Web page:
From JAMES HOULE
The marvelous display of backstairs gossip at US Embassies by WikiLeaks has upset the American Empire in ways that are both amusing and frightening. We have seen nothing that reveals current US strategies or overseas operations in these low level cables. Yet the reaction of the State Department and the Attorney General’s Office has amounted to an all-out attack not only upon the bearer of these messages, an Aussie named Julian Assange, but also upon the freedom of access to information that has made the Internet a great bulwark of our freedom to know.
Background: 1112 cables have been released (Dec. 10th) out of a total of 251,287 inWikiLeaks possession. Of the total held, 97% were originated by US Embassies overseas and the remainder at Foggy Bottom in Washington where our State Department is permanently mired. None of the cables are classified as ‘Top Secret’, and only 6% are ‘Secret’. The remainder (94%) are merely ‘Confidential’ or ‘Classified’. None are cables between various branches of our military and none involve our 16 Intelligence Agencies. Approximately 23 million people are already cleared for access to these three levels of confidentiality by the US Government. They were written over the past several years and up through February 2010. Nothing more current is displayed.
Are These Cables All That Explosive? None of these cables seem to cover discussions of policy, but are mainly focused upon providing information about meetings and local events, or passing along gossip about the activities of foreign dignitaries and their discussions with US Senators and Congressmen on foreign junkets. They pass on the rumors and allegations gathered by the imperial diplomats of the United States and seem to represent quite well this groups interests and mind-set but do not seriously question our imperial objectives or recommend changes in policy. It seems very unlikely that anyone would be exposed and subject to retaliation if mentioned in these cables, but in any case, WikiLeaks has employed the five newspapers (Der Spiegel (Berlin), The Guardian (London), Le Monde (Paris), El Pais (Madrid) and the New York Times to whom the complete files were sent so as to vet them thoroughly to assure that this sort of thing did not happen. Items needing redacting are sent back to WikiLeaks before clearance is given for publication in the five newspapers. The McClatchy Newspapers reported (TruthOut 11-28-10) that “US officials conceded that they have no evidence to date that the release of documents so far by WikLeaks has led to anyone’s death”.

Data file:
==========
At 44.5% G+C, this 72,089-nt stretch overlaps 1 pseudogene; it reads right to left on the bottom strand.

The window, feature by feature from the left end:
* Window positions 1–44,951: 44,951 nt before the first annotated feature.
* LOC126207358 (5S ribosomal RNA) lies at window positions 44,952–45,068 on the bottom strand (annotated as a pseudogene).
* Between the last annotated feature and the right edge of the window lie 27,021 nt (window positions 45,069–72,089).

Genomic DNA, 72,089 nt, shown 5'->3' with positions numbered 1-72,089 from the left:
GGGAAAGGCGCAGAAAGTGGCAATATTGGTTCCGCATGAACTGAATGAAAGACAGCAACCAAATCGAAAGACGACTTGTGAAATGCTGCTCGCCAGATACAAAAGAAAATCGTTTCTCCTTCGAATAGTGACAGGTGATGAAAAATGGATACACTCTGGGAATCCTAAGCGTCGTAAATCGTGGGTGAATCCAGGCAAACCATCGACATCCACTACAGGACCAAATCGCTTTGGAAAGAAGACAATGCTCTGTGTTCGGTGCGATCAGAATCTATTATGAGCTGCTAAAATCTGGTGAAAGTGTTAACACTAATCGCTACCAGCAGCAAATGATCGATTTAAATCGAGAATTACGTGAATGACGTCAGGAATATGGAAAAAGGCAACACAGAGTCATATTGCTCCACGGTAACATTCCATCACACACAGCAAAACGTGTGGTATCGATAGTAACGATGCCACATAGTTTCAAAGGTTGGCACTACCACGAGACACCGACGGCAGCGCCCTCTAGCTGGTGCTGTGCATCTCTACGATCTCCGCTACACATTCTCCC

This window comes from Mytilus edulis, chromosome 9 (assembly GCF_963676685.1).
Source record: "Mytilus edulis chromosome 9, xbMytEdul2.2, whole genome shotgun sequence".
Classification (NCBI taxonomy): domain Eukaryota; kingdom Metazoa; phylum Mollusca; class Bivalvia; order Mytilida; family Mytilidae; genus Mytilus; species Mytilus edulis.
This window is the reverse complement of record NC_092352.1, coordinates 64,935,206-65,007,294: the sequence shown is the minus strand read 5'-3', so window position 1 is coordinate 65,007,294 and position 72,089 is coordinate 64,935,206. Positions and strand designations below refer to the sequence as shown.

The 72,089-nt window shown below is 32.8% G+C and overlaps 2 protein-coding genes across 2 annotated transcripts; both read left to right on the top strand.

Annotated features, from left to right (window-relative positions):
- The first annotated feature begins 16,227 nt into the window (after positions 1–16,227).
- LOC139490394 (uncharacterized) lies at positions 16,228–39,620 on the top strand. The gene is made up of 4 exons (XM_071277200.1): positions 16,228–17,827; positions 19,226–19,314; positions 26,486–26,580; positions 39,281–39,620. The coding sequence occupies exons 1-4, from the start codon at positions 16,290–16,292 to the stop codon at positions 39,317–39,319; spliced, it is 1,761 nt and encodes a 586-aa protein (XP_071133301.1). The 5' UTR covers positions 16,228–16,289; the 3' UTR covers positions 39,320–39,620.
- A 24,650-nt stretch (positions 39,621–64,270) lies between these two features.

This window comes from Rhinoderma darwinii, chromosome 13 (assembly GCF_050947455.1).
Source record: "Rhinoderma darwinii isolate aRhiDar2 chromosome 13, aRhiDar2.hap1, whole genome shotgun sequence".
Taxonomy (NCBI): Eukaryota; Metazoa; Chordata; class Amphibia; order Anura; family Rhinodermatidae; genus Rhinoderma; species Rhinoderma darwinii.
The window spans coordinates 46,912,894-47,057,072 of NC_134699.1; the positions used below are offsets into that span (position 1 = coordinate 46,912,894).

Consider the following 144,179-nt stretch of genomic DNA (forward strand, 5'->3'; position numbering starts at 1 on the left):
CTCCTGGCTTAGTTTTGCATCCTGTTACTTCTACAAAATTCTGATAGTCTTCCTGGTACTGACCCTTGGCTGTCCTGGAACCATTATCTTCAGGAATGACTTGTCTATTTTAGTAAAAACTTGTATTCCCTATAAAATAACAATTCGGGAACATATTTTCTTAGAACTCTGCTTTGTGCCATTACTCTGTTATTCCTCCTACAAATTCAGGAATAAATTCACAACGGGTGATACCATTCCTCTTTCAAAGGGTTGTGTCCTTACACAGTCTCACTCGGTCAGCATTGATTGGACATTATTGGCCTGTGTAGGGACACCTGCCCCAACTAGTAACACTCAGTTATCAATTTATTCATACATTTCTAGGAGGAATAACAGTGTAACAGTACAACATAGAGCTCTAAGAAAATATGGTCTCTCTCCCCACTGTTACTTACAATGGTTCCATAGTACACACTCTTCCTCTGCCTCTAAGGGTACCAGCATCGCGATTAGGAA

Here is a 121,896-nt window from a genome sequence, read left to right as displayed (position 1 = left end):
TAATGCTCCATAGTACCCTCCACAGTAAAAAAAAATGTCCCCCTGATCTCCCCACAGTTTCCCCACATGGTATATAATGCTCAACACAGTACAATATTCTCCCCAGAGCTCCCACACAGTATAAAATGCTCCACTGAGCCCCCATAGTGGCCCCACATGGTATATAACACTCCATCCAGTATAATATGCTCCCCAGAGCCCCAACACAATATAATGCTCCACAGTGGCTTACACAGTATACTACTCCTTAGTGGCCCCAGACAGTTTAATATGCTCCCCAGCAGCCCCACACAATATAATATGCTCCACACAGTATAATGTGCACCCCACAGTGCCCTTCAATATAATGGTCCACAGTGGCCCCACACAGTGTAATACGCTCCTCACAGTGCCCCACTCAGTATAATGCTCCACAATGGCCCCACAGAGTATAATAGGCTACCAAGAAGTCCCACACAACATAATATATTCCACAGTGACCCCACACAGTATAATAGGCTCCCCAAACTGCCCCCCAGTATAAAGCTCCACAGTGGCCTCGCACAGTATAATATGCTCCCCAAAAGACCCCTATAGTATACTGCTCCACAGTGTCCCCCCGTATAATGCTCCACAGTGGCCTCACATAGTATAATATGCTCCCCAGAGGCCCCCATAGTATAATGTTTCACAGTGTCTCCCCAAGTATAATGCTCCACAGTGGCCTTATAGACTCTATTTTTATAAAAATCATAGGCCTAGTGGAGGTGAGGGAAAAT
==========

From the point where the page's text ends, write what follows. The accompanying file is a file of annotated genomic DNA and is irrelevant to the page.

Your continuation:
The CIA routinely employs foreigners as undercover agents to provide information on the activities and plans of their government officials. None of this sort of data is likely to be included in this low level State Department cable traffic. We also have found no information on WikiLeaks about military programs and capabilities. Some low-level sleuthing and credit card stealing by State Department employees is about as close to espionage as it gets. In addition to snooping abroad by government employees, the US routinely employs US firms to gather data in foreign countries where they would not wish to be seen gathering information directly. Even your Editor at Obama-Watch.com was used in this way early in his career and would be debriefed upon return from foreign missions.
What Have We Read So Far? Although it would all make for great TV, it is hardly a scoop that US diplomats have strong opinions about the weakness and corruption of foreign officials to whom they must outwardly display deference and respect. The Cables include reference to Iranian President Mahmud Ahmadinejad as “Hitler”; suggesting that Afghan President Hamid Karzai is probably paranoid; French President Nicolas Sarkozy is an “emperor with no clothes”; that the “vain and feckless” Italian Prime Minister Silvio Berlusconi is fond of “wild parties” and dangerously close to Russia’s Putin; that Russian President Dmitry Medvedev “plays Robin to Prime Minister Vladimir Putin’s Batman”; that German Chancellor Angela Merkel is “rarely creative”; that North Korea’s ‘Dear Leader’ Kim Jong-il is a “flabby old chap” suffering from “physical and psychological trauma”; and that Muammar Gaddafi applies botox and just can’t get enough of his sexy Ukrainian nurse.